McGregor, Lee Miller and Ewen Bremner play a slouching trio of Scottish junkies; Carlyle their narcotic-eschewing but hard-drinking and generally psychotic mate Begbie. In Boyle's hands, their lives unfold in a rush of euphoric highs, blow-out overdoses and agonising withdrawals (all cued to a vogueish pop soundtrack). Throughout it all, John Hodge's screenplay strikes a delicate balance between acknowledging the inherent pleasures of drug use and spotlighting its eventual consequences. In Trainspotting's world view, it all comes down to a question of choices--between the dangerous Day-Glo highs of the addict and the grey, grinding consumerism of the everyday Joe. "Choose life", quips the film's narrator (McGregor) in a monologue that was to become a mantra. "Choose a job, choose a starter home... But why would anyone want to do a thing like that?" Ultimately, Trainspotting's wised-up, dead-beat inhabitants reject mainstream society in favour of a headlong rush to destruction. It makes for an exhilarating, energised and frequently terrifying trip that blazes with more energy and passion than a thousand more ostensibly life-embracing movies. --Xan Brooks
To recap, Trainspotting follows the lives of three junkies (Renton, Sick Boy and Spud) and a psychopath (Begbie) in Edinburgh (although quite a lot of the film is actually shot in my home town of Glasgow). Having recieved a mixture of acclaim and controversy when it was released, those who make the effort to watch it will realise it is not about glamorising drugs. It is essentially about the break up of friendships between men who have been pals since school and whose lives decay in a furore of drink, violence, sex, and drugs. It also makes an important statement of how mundane junkies' lives are.
The most disturbing aspect of this film is actually the amount of humour: from the bookmaker's toilet to the psychopath Begbie, quite simply a nutter, to use a nice vernacular phrase. Also look out for Sick Boy's great impressions of Sean Connery.
The extras on the DVD are great and a perfect length. Various missing scenes are included on the first disc. On the second disc, there is a mixture of interviews (including one with the author of the book, Irvine Welsh), and good behind-the-scenes material, including some nice multi-angle material.
Admirers of Trainspotting will have already appreciated its pulsating and eclectic soundtrack: from Lou Reed's 'Perfect Day' to Sleeper's cover of 'Atomic'; from Iggy Pop's 'Lust For Life' to 'Habanera' from Carmen. This DVD explains the choice of sound, as well as other aspects such as visuals and colour, and was interested to find out the music is designed to move the audience from the 1980s where the story begins to the 1990s. Indeed, Renton, the hero (?) of the film begins as a person with his mind stuck in the era of Iggy Pop, before eventually waking up to the 1990s with Pulp and Damon Albarn. Incidentally, also look out for the vox-pops of Albarn at the Cannes film festival on the second disc, as well as the likes of Oasis and Ewan McGregor himself.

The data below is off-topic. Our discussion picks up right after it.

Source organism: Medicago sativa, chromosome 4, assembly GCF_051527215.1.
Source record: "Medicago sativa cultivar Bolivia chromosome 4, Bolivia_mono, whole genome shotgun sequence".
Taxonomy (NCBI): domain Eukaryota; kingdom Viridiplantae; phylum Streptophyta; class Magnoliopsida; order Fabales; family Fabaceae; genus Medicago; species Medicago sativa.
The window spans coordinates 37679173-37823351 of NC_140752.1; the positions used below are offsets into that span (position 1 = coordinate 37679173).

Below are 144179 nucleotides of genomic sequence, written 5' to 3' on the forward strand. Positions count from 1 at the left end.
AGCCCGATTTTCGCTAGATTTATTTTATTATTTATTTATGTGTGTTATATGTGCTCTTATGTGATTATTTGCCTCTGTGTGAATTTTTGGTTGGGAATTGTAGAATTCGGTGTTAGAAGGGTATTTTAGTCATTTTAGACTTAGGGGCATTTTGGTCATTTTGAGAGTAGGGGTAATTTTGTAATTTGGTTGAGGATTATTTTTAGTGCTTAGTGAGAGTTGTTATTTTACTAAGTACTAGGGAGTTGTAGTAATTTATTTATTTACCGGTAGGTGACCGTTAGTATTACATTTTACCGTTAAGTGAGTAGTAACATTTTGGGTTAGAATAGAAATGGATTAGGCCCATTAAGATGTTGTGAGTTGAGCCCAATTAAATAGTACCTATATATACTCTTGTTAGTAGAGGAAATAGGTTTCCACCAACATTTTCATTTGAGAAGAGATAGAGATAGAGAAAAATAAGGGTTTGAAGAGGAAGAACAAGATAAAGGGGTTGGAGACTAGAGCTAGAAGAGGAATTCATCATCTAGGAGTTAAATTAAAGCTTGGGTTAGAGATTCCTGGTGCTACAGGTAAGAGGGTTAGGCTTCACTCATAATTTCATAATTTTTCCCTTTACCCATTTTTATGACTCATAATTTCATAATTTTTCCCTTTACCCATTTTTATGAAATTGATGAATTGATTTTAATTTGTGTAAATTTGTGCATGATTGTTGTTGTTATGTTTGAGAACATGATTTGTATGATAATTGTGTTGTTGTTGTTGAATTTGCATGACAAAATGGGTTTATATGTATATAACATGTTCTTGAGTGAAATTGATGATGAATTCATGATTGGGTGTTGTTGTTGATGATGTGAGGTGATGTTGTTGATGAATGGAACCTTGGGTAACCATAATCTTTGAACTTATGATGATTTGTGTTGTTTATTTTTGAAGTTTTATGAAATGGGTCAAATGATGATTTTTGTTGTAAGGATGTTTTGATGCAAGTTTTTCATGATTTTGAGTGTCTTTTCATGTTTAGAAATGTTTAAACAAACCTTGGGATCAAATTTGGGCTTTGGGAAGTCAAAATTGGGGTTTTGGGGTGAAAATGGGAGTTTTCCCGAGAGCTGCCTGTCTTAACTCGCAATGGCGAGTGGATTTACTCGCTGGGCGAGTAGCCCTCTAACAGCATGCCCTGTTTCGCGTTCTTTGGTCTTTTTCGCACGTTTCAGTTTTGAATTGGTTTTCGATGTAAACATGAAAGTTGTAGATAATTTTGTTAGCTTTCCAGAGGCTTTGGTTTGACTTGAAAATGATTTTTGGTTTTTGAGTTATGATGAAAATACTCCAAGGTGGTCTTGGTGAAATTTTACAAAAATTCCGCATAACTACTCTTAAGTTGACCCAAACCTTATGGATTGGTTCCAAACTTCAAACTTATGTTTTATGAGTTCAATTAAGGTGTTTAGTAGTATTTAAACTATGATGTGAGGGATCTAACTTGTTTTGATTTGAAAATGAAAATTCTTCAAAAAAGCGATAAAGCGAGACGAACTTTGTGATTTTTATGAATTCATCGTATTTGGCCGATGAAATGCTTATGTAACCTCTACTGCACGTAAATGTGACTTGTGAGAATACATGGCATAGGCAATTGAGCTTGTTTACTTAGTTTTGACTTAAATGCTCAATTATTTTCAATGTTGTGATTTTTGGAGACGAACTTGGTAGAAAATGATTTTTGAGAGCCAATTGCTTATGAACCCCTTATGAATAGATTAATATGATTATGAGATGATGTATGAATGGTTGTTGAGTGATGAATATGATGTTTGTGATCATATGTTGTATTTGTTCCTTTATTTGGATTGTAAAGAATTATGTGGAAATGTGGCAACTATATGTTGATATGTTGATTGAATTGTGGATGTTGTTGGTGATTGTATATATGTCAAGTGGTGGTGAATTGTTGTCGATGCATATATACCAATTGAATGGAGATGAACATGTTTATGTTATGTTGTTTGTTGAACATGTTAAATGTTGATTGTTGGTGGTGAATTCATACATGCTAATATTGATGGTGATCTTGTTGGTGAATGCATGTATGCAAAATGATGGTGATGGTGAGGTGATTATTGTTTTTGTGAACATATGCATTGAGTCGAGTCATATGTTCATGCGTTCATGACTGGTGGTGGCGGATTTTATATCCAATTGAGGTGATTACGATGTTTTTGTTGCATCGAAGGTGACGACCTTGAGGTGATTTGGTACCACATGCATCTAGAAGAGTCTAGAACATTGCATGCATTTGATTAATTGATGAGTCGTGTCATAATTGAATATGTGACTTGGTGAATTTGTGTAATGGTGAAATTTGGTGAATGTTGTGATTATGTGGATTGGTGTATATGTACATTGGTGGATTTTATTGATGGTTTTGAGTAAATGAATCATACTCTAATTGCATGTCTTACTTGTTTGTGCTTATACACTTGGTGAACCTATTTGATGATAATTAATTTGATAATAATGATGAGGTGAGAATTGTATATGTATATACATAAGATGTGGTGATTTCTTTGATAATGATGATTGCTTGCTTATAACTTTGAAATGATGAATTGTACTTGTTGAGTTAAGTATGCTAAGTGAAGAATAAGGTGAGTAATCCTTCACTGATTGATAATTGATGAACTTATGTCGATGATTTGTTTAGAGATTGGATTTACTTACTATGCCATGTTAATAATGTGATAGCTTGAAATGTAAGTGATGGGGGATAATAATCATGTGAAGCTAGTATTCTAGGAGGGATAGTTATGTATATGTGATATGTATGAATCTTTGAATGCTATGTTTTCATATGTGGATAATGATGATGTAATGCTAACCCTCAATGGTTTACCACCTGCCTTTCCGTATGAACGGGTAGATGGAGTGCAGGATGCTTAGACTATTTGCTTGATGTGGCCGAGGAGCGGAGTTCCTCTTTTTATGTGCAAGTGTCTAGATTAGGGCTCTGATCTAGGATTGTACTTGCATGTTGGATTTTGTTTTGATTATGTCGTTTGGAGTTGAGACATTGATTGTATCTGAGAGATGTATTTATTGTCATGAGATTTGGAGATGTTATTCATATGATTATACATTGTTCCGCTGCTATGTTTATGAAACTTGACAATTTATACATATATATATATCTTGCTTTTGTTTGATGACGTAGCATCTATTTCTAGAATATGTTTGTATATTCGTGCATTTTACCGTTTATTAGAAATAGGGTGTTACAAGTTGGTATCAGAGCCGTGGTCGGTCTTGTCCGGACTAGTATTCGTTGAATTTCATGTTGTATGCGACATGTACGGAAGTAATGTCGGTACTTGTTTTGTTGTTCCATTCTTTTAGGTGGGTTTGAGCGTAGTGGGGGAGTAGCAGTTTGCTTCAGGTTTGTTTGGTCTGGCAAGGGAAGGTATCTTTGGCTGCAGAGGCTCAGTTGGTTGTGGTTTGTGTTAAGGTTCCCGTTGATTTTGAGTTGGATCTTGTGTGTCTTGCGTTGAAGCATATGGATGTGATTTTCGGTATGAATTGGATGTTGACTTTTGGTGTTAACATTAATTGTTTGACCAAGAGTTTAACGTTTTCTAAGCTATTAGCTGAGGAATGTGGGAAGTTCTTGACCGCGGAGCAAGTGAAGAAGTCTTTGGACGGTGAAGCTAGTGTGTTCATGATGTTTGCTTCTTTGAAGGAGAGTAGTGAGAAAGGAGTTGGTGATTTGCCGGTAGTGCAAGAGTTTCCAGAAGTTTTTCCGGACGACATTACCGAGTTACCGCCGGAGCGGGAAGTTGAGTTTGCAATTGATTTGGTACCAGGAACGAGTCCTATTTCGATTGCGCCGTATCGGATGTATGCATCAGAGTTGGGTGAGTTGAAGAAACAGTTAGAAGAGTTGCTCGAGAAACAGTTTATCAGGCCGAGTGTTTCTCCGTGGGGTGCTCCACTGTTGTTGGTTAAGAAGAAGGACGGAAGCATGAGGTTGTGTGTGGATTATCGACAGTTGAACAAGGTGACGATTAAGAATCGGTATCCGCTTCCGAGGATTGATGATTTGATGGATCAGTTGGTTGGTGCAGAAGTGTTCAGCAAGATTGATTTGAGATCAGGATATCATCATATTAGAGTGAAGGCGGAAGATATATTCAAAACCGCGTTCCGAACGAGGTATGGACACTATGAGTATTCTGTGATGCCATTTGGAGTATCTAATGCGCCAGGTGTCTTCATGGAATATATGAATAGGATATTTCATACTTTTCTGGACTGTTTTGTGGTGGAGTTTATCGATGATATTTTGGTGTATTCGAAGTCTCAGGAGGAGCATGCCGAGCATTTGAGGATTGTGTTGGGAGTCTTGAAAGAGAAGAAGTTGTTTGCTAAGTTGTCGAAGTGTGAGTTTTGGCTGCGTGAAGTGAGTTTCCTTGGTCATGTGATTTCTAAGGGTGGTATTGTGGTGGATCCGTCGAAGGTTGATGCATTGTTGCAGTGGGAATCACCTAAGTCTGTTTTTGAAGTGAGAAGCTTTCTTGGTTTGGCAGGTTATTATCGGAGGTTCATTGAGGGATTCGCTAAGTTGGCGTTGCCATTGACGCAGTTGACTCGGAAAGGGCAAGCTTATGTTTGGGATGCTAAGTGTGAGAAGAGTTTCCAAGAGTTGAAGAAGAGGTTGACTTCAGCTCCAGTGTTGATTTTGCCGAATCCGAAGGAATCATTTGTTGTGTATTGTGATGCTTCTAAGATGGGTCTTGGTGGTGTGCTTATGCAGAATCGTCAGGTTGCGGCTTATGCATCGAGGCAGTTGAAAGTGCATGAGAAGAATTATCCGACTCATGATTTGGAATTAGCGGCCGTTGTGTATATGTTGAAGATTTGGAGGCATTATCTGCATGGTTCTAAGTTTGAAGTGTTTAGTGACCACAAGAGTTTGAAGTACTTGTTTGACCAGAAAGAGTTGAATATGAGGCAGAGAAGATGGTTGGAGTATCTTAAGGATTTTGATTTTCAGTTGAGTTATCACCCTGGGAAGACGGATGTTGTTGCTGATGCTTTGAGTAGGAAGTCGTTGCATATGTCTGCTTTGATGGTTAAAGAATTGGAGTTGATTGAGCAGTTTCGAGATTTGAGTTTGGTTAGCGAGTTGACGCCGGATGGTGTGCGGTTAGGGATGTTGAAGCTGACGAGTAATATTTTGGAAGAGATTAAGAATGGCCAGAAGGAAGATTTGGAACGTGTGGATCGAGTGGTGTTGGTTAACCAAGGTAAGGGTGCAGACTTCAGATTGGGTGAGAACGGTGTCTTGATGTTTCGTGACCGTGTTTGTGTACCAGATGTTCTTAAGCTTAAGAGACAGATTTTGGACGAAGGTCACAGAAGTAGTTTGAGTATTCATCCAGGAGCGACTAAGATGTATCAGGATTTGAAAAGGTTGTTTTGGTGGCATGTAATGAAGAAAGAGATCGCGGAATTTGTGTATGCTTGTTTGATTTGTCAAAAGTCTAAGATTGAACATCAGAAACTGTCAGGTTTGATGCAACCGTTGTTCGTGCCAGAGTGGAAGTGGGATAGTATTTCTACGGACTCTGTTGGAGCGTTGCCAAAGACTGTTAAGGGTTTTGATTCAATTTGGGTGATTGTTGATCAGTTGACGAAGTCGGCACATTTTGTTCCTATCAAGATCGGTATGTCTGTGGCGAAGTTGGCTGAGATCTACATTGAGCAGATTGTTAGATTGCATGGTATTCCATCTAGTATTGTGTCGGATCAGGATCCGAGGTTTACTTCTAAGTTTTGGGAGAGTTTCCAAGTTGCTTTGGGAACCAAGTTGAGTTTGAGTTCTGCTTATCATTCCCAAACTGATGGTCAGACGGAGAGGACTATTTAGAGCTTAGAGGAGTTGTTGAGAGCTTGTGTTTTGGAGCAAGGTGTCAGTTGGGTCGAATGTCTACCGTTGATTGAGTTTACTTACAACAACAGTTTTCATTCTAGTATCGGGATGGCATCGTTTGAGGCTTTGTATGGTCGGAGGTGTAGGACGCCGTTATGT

This a film which deals with a controversial subject in a perfect manner with an excellent cast, great visuals, and a racing sountrack. ***** Five Stars! *****
The film follows Renton and his so called mates. The situations the characters find themselves in can be scary, funny and interesting. Throughout the film, we see the tension between friends and the battle Renton has with drugs. The film also shows the bad effects drugs can have on peoples life in a hard-hitting way.
When people think of Trainspotting they think 'oh it's a film about heroin addicts'. But when you see the film you realise there is more to it than that. Dig deeper and you realise the film is mainly about choices and friendships. Renton chose to do drugs rather than live a life working 9-5 with a family to look after. Although i don't agree with drug-taking at all, in a way his reasons are understandable. This film can be watched over and over again. There is so much to take in as there is a lot more in it than meets the eye. Enjoyable, entertaining and highly interesting. I get engrossed in the film every time i see it.
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